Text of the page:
KENNETH ROSSITER has gotten his walking papers. The longtime homicide detective was one of the city's busiest — and one of its highest-paid, bringing home more than $90,000 a year in overtime alone — until police brass on Monday suspended him with intent to dismiss for allegedly scamming overtime last year.

But he won't need to rush to get a new job right away: He'll soon be collecting a $4,606 monthly city pension. Public employees fired for wrongdoing are entitled to collect their full pensions, as long as they haven't been convicted of a crime, said Francis X. Bielli, executive director of the city's pensions department. The District Attorney's Office declined to press charges.

Few details of Rossiter's alleged swindle are known. Internal-affairs investigators won't release their findings, saying the anonymous complaint that led to their probe is presumed to have originated internally. But sources say — and police Commissioner Charles H. Ramsey has confirmed — that investigators sustained an allegation that Rossiter racked up overtime at least nine times by checking into court, going home to relax and then returning to court at the end of the day to check back out. After the Daily News asked Ramsey about it Thursday, the commissioner on Friday decided to suspend and dismiss him. Rossiter, 51, a 30-year police veteran, on Sunday denied any fraud and vowed to fight his dismissal.

D.A. spokeswoman Tasha Jamerson declined Monday to say why her office didn't charge Rossiter. "We do not talk about why charges are not filed in any case," Jamerson said.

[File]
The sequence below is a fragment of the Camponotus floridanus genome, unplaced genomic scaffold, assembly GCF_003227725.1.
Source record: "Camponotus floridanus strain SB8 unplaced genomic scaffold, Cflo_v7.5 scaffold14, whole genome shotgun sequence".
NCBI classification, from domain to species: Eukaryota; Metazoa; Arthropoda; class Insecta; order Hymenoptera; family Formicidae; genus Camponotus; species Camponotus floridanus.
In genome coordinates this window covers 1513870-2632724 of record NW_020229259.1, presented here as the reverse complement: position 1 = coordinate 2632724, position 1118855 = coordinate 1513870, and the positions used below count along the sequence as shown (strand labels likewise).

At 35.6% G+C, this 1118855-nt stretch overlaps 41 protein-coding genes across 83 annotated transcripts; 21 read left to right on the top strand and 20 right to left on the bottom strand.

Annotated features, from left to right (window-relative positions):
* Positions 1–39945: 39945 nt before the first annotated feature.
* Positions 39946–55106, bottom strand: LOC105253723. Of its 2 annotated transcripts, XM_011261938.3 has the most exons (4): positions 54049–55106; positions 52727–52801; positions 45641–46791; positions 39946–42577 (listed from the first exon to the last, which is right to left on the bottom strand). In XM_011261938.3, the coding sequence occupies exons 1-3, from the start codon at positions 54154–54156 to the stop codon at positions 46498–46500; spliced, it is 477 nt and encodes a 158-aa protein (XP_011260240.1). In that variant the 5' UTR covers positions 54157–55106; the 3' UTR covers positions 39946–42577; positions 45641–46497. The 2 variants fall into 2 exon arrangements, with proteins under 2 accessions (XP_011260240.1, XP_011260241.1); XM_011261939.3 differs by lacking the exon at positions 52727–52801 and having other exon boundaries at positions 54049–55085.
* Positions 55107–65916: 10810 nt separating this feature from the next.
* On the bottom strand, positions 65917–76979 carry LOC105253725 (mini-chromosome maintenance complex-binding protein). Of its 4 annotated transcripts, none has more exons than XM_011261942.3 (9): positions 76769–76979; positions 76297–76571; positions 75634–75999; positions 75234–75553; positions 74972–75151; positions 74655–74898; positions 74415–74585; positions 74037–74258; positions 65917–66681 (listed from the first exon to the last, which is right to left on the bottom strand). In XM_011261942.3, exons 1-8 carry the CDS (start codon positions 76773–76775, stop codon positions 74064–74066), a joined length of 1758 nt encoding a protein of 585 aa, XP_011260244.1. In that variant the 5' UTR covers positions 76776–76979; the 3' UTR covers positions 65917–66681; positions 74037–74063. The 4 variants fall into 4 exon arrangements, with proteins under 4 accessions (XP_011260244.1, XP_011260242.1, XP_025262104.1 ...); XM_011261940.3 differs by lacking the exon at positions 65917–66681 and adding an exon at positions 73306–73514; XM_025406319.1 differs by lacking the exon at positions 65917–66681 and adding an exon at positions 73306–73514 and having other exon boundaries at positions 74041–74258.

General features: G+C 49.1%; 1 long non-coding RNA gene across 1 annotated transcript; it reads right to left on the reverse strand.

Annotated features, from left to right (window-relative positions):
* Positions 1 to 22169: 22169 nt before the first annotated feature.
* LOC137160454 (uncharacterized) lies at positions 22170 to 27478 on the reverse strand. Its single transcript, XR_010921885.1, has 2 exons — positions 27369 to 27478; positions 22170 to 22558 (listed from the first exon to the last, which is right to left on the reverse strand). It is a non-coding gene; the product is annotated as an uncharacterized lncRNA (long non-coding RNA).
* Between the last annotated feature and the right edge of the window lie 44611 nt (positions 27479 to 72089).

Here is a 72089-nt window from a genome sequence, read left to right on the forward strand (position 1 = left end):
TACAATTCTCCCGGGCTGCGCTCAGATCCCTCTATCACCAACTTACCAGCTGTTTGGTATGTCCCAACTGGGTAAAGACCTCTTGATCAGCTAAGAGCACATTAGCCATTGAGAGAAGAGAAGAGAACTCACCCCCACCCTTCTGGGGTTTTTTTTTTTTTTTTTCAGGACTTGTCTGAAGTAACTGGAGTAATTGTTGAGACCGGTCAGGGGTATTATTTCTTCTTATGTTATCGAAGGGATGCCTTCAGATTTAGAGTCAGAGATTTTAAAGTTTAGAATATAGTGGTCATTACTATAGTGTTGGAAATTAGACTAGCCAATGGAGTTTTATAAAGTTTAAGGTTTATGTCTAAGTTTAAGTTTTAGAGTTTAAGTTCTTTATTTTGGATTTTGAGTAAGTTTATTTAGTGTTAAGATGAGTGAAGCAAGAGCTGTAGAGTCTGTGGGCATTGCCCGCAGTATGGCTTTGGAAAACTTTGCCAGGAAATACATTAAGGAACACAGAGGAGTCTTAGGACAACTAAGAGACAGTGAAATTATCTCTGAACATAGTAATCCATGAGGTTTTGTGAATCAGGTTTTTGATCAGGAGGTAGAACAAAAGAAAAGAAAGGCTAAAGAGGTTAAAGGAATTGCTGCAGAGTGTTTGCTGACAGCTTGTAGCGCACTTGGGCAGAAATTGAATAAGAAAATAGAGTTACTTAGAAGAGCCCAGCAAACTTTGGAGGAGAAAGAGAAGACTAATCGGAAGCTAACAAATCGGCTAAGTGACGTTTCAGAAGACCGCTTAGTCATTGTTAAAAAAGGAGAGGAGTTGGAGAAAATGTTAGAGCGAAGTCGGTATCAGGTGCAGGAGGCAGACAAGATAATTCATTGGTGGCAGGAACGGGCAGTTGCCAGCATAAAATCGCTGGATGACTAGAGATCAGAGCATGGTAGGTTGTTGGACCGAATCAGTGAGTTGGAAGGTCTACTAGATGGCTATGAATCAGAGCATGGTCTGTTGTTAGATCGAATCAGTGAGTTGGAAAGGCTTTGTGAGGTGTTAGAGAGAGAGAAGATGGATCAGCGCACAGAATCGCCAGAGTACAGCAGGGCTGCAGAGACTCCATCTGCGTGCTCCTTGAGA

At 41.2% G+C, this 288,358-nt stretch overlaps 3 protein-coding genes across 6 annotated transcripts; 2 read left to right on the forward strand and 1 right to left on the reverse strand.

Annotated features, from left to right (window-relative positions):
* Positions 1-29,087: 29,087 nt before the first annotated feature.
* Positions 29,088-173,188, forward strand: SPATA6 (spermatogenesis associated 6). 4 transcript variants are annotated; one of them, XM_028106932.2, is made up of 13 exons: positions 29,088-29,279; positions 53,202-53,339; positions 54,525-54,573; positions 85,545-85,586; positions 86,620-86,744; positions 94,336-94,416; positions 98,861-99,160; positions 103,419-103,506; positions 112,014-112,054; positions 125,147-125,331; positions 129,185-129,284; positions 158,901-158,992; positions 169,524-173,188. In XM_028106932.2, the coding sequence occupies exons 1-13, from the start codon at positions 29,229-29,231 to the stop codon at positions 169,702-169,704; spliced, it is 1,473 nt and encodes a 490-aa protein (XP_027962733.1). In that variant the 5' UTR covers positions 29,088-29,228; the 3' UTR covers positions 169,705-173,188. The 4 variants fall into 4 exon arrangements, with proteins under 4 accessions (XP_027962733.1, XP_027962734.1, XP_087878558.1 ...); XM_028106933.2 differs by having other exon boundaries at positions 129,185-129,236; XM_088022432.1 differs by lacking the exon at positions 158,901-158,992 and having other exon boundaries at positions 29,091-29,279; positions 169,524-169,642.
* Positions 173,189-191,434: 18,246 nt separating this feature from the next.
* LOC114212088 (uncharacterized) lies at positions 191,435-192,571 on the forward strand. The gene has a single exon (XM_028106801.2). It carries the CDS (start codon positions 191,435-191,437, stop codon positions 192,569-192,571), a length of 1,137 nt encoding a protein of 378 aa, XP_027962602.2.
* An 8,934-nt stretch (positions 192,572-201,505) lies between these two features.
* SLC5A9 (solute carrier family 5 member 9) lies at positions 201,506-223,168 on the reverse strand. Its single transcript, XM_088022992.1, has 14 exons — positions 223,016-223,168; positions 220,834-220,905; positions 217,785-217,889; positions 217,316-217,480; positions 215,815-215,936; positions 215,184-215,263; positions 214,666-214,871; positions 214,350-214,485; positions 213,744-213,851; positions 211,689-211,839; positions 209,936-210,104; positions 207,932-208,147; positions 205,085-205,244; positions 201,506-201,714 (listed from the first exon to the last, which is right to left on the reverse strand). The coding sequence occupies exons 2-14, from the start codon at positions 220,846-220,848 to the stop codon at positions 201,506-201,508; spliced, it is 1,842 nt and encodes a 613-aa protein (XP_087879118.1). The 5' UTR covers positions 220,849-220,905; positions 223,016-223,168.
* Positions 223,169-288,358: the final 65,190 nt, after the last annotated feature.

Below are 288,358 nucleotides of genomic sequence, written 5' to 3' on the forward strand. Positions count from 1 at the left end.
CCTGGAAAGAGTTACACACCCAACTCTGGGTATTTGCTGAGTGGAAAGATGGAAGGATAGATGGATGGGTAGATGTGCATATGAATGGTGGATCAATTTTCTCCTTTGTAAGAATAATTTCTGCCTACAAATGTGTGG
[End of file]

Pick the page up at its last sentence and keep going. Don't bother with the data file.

As to why prosecutors called Rossiter to court — and then failed to notice that he'd checked in but had not appeared in court — Jamerson said: "In the midst of a homicide trial, occasionally a detective will not come to court because he is doing other duties related to the case; for example, trying to locate and subpoena necessary witnesses. ... Also, detectives often have multiple court notices, and can be in other courtrooms testifying or doing work for [assistant district attorneys] in other cases."

Although Rossiter's overtime bounty might seem high, it's in line with what many of his colleagues make in a unit where the pressure is high to put in long hours to catch this murder-plagued city's killers. Altogether, the homicide unit's 73 detectives hauled in nearly $4.7 million last year in overtime alone, averaging a little more than $64,000 each.

Homicide detectives' base pay ranges from $67,954 to $69,521. But more than one-third bring home overtime higher than their base pay; all but four make enough overtime to boost their gross pay to more than $100,000 a year.

Some folks would say they more than earn it.

"Homicide isn't like any other police unit. The first 24, 48 hours during a murder investigation, they're running to make sure they get these guys off the street," said Fraternal Order of Police President John McNesby. "That time is crucial to get the best leads. Once the homicide is solved, then they have to sit through a couple-week trial. That's why overtime is high."

But reducing overtime has been a priority for Ramsey, who created an overtime-management unit in 2009 to rein in sky-high overtime spending. Although that unit has had success, cutting $17 million in the last three years, overtime has crept up in the homicide unit, from $3.9 million in 2009 to nearly $4.7 million last year. Homicides, meanwhile, have risen slightly, from 302 in 2009 to 324 last year.

On Monday, Ramsey said he has no problem with high overtime — if it's earned.

"When homicide investigators get on the scene, they put in some long hours," Ramsey said. "The hours, in and of themselves, are not the issue. The whole issue with overtime is whether it's legitimately earned."